By Nick Childs
As a sports fan, I have been trying to look at the big picture when it comes to sports viewing. I ask myself questions like, what am I going to think of an experience like this in 10 years? 20 years? My point being, I don’t want to miss out an opportunity that I might be bragging about to my kids.
So far this past calendar year, I think my most meaningful experience was seeing Tim Tebow’s first TD pass and second start, in person. (His second start was that memorable comeback against the Texans. I hope in 30 years, Tebow will be a Bronco’s legend and that will be an incredible memory.
After being at the BYU vs. CSU game on Saturday, I have been thinking about what that game might mean to me down the road. Here is what I have come up with so far:
1. This was most electric atmosphere I have ever been a part of. The crowd was insane which makes me all the more excited for San Diego State to come to town.
2. It is the best experience I have had watching CSU’s varsity athletics. I specify varsity because I have been a part of two NCBA national championship teams in my time at CSU.
3. Jimmer Fredette is one of the best pure scorers and best all-around basketball players I have seen at the amateur level. I would love to be telling my kids that I saw the Naismith player of the year in person. Jimmer is the complete offensive package. He is quick, to go along with superior ball handling skills. He is great at creating space. (He has mastered the discrete push off that the refs somehow always seem to miss. He is great at finding open men when the defense collapses when he effortlessly gets to the paint. So whenever BYU is on TV, I urge all of you to watch him do his thing. You one day may appreciate that you did.
However, I have to put him second on my list of pure, amateur scorers that I have seen in person. Jared Bayless takes that cake. While I was living in Phoenix, I head a lot of buzz about this high school player that was heading to the University of Arizona. He was playing at St. Mary’s High School, and his team was in the state semifinals. From the first possession of the game I was awstruck. Bayless came down the floor, crossed his man, elevated higher than I have ever seen a high school player get up and drilled at 25-foot three pointer. He ended the game with something like 35 points. It was an easy 35 at that with plenty of highlights.
Other honorable mentions include former Gonzaga great, Matt Bouldin, and former Duke great, Abby Waner. Both of these players attended Thunder Ridge High School in Highlands Ranch, Colorado. My favorite Matt Bouldin memory came from warm-ups of a game in which he was taking on Cherry Creek, my alma mater. He hit about 10 threes in a row, and when he finally missed one, our crowd chanted “overrated.” That’s when you know you are good. My favorite Abby Waner moment is similar to Bouldin’s but came during the game. She was lighting us up, and in the fourth quarter she missed a fall-away jumper, so, like the dumb high school students we were, we again chanted, “overrated.” The next time up the floor, Waner takes a quick look at the crowd and pulls up from, I kid you not 10 or 15 feet behind the 3-point line and drilled it! She then turned to the crowd with a smile on her face… High school kids can be so dumb sometimes. Why on earth would we even give her the chance to embarrass us like that? As if losing by 25 wasn’t bad enough. It was like rubbing salt in a wound.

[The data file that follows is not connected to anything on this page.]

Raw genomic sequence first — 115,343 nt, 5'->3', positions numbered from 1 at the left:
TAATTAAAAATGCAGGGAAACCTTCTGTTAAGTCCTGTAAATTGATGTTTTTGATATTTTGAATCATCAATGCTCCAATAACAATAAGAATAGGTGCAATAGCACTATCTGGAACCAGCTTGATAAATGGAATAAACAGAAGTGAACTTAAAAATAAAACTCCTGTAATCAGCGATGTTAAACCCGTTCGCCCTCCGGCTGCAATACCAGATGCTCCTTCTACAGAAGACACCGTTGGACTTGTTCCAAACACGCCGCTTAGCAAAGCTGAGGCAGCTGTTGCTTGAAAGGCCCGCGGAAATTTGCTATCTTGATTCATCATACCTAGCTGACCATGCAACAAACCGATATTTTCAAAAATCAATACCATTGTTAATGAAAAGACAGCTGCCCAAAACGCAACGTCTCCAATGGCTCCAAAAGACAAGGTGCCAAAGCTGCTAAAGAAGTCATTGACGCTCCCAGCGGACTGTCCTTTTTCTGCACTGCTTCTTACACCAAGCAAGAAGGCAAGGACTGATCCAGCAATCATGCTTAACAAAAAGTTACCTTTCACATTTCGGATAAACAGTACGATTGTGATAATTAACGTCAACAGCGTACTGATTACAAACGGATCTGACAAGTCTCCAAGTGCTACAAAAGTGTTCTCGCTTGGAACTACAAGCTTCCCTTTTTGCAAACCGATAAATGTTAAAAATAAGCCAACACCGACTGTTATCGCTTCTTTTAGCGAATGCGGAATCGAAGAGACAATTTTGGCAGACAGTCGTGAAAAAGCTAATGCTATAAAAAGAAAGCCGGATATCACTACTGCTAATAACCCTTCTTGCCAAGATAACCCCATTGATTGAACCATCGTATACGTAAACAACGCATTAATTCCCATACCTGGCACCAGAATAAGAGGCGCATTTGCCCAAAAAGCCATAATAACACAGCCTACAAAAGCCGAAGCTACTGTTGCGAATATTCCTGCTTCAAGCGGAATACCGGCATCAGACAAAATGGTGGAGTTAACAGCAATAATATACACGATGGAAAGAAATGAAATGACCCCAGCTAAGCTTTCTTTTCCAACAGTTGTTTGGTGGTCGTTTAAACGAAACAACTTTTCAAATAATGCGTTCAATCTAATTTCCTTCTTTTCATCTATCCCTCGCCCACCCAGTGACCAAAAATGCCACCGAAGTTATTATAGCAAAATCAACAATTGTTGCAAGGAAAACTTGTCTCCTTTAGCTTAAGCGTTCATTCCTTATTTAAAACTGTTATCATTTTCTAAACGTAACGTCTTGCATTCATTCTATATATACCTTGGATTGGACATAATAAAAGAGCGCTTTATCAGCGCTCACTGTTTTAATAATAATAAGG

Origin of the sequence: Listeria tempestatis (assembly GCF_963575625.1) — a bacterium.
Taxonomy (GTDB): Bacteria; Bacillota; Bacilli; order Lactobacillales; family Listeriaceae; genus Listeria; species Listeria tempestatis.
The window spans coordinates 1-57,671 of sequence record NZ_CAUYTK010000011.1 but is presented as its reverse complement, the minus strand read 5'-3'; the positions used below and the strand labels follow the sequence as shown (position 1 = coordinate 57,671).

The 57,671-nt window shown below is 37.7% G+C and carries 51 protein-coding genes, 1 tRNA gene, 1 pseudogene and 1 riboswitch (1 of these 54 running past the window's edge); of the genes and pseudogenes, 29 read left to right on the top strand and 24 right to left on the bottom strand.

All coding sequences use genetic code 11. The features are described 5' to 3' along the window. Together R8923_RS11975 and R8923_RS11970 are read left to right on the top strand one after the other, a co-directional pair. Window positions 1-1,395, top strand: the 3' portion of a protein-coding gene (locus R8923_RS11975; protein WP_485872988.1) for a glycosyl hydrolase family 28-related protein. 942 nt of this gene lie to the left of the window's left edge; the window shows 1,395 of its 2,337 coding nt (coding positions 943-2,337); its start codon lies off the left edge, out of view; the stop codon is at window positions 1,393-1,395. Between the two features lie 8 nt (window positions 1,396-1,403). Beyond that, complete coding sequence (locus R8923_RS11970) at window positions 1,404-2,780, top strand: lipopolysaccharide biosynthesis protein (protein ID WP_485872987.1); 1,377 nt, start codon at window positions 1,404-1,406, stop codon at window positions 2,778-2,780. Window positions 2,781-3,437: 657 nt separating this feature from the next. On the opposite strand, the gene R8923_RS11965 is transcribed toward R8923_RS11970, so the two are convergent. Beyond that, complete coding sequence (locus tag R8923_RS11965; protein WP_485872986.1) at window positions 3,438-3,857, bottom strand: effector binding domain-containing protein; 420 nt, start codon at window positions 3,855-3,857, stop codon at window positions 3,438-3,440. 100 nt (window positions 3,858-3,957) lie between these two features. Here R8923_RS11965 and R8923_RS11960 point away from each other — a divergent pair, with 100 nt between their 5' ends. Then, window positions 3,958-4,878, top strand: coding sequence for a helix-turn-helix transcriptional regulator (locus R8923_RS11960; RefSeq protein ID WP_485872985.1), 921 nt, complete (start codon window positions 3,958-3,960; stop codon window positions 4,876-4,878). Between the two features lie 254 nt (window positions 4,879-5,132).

On a sidenote: Cherry Creek’s men’s team went on to the state championship game, losing to Matt’s alma mater, Mullen High School. You can watch former Mullen standout, Devin Aguilar catch passes from Jake Locker at the University of Washington.
My point is this: Sports are special, and you never really know what exactly a sports memory might mean to you in 30 years. So from time to time, take a step back and think about these things. The memories that I have of these events don’t even scratch the surface of the events that I have seen, and I hope that others can say the same thing. Sports may not be the most important thing in the world, but they can touch us in the deepest ways, evoke the most emotion. Sometimes we cry in joy; sometimes we cry sadness; sometimes it’s a combination of the two. Regardless, it means something to us, and that’s why we love it so much.
(That last paragraph was for me. I started the last baseball season of my career on Sunday, and I have been entirely conflicted by it. All I know is that I have created memories that mean the world to me and may not mean anything to anyone else. That’s another great part about sports: each memory holds a differnt place in our heart.)
What memories still give you the chills? If you read this, please take 30 seconds to leave a summary of a memory that gives you goosebumps! We could get an awesome list going.